Pad Sites Planned for Middletown Municipal Complex

September 17, 2018
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Part of the Township Committee’s plan to construct a new municipal building includes two on-campus pad sites that can be leased or sold outright to offset costs of the $20-plus million project. Photo courtesy of Middletown Township

By Chris Rotolo |

MIDDLETOWN –A unique aspect of the township’s municipal campus is its location just off state Highway 35.

In their plans to completely upgrade the 57-year-old town hall, township officials say they intend to leverage its valuable location to the advantage of their residents.

During their June 19, 2017 meeting, the township committee identified its municipal campus at 1 Kings Highway and adjacent planning department and EMS facilities on Penelope Laneas “an area in need of development,” citing archaic infrastructure, an outdated HVAC system and a lack of parking as the reasons for a redevelopment project that would cost upward of $20 million.

More than a year later the township is taking steps to move forward with the construction of a new 23,000-square-foot, multistory structure to replace the current municipal building, police department, the Johnson Gill Annexand the Penelope Lane properties. The result will be a unified municipal headquarters with the new establishment of two independent commercial or retail units on site (pad sites).

According to Mayor Kevin M. Settembrino, the committee has introduced a subdivision plan for the 15,700-square-foot Kings Highway property, which would allow for the construction of the two pad sites.

We’ve made a conscious decision to go the redevelopment route, which gives the township the option to create these pad sites for revenue offset, and/or to sell those pad sites outright,” Settembrino said in a Sept. 10 interview with The Two River Times.

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“We could potentially receive cash for those sites, which would turn into an annuity. But we haven’t really decided on that financial vehicle yet.”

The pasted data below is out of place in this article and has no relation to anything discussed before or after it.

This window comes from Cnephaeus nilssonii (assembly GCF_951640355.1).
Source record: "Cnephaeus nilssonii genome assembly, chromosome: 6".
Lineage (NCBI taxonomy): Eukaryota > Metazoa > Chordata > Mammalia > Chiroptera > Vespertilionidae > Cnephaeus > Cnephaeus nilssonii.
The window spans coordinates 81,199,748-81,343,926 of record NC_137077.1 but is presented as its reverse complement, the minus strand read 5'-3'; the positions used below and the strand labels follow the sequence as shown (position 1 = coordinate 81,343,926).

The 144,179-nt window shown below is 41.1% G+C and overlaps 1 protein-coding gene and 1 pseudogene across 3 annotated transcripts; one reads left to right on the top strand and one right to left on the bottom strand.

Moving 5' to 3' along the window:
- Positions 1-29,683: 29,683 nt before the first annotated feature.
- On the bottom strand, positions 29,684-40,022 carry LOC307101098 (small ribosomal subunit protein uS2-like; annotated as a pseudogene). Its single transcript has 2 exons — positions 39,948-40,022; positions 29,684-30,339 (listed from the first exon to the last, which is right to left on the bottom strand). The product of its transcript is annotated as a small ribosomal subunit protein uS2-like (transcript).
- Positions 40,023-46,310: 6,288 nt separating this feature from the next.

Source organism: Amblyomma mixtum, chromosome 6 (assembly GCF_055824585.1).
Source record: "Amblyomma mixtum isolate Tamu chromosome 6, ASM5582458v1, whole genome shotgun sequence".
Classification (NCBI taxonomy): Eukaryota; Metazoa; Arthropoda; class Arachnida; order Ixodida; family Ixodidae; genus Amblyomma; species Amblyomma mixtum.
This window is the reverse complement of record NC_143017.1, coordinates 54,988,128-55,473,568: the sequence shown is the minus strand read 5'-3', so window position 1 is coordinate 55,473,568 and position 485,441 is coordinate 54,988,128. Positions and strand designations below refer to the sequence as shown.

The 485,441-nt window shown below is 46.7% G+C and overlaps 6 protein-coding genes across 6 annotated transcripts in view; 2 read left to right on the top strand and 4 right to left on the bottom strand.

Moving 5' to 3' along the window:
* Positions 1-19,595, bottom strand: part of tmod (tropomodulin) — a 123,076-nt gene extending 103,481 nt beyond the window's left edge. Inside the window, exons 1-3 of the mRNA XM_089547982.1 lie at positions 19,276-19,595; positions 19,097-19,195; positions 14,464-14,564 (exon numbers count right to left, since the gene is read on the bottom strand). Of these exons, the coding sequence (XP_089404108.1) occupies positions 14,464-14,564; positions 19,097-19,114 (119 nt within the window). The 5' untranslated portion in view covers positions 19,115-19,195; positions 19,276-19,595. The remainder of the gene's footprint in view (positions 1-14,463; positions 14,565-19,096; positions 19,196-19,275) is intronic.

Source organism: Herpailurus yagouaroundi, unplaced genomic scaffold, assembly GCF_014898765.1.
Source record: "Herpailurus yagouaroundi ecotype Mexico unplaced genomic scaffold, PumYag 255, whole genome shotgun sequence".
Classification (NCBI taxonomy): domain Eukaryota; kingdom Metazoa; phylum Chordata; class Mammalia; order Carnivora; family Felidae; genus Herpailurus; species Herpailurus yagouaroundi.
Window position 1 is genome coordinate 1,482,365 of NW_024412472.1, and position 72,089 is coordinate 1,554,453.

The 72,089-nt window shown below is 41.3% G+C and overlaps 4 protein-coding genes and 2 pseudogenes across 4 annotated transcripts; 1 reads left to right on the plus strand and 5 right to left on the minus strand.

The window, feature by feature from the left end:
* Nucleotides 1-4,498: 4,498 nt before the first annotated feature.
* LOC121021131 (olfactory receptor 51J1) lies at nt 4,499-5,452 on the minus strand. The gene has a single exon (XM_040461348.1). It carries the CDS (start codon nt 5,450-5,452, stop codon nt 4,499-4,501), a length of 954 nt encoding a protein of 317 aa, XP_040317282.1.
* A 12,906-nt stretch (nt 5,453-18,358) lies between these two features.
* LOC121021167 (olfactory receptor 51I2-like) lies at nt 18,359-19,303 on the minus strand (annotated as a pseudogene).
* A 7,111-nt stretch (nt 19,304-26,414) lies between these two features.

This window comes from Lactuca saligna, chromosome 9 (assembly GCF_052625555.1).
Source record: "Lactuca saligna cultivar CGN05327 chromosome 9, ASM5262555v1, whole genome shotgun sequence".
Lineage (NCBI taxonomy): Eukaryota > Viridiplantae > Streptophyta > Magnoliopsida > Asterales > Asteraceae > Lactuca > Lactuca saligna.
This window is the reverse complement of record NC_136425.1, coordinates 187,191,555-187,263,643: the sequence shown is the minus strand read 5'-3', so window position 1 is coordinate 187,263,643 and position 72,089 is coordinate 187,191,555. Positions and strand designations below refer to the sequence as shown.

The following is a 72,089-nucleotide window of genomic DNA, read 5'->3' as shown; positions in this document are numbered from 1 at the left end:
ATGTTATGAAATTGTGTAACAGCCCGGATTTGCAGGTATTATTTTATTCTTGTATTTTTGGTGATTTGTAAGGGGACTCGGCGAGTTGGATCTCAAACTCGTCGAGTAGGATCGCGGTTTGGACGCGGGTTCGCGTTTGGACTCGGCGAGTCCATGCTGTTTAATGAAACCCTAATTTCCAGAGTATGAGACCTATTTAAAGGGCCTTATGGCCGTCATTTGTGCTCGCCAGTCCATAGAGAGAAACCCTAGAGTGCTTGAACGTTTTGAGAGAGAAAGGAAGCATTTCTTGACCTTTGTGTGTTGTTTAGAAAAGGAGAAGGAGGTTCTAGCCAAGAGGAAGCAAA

Township administrator Anthony Mercantante said the design will allow Middletown to benefit from the complex’s proximity to a major state roadway.

“What we’re trying to do is take advantage of the fact that we have a municipal complex right on a state highway. It’s valuable land and we’re trying to capitalize on that and use it to reduce the cost of the overall project,” he said.

Settembrino, an architect, added that this is not a conventional design project, but a partnership between a public entity, the Township of Middletown, and a private entity, the redevelopment firm of Brandywine Acquisition & Development, LLC of Chadds Ford, Pennsylvania. Choosing this path provides the added advantage of setting a fixed price for the project.

“The governing body is employing multiple items here to make certain that not only can the building be built with the guaranteed maximum price, but to reduce the risk to taxpayers and to generate new revenue based on a new lease payment,” said Settembrino, who noted that Brandywine would be tasked with acquiring tenants for the independent pad sites.

As for the permitted uses of these pad sites, Mercantante affirmed that most retail and commercial operations could be accommodated.

“The only restriction we’ve put in place on them is that they can’t be drive-thru restaurants,” Mercantante said, explaining the safety concern of having too many cars circulating. “There can be retail or commercial uses but no drive-thrus. Anything else that could normally go on the highway would be permitted.”

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Mercantante said the redevelopment project could begin in parts this winter, but should be in full swing by spring 2019.

Both Settembrino and Mercantante said efficiency is the theme of this construction, not only in terms of green energy but for residents who, for the first time since the complex’s construction in 1961, will have access to all municipal and government departments under the same roof.

There will be cutting-edge innovations to help residents, such as computer kiosks where residents will be able to apply and pay for permits, licenses, classes, camps and various other township-related items and experiences.

“In addition to having everything in one place to maximize convenience, everything will be new, because what we have right now is dinosaur-age,” Mercantante said. “This project is all about efficiency. And it has to be that way. The future of municipal government is all about efficiency, because costs are going up every year and we have to be creative to keep costs and taxes down.”


This article was first published in the Sept. 13 – 19, 2018 print edition of The Two River Times.

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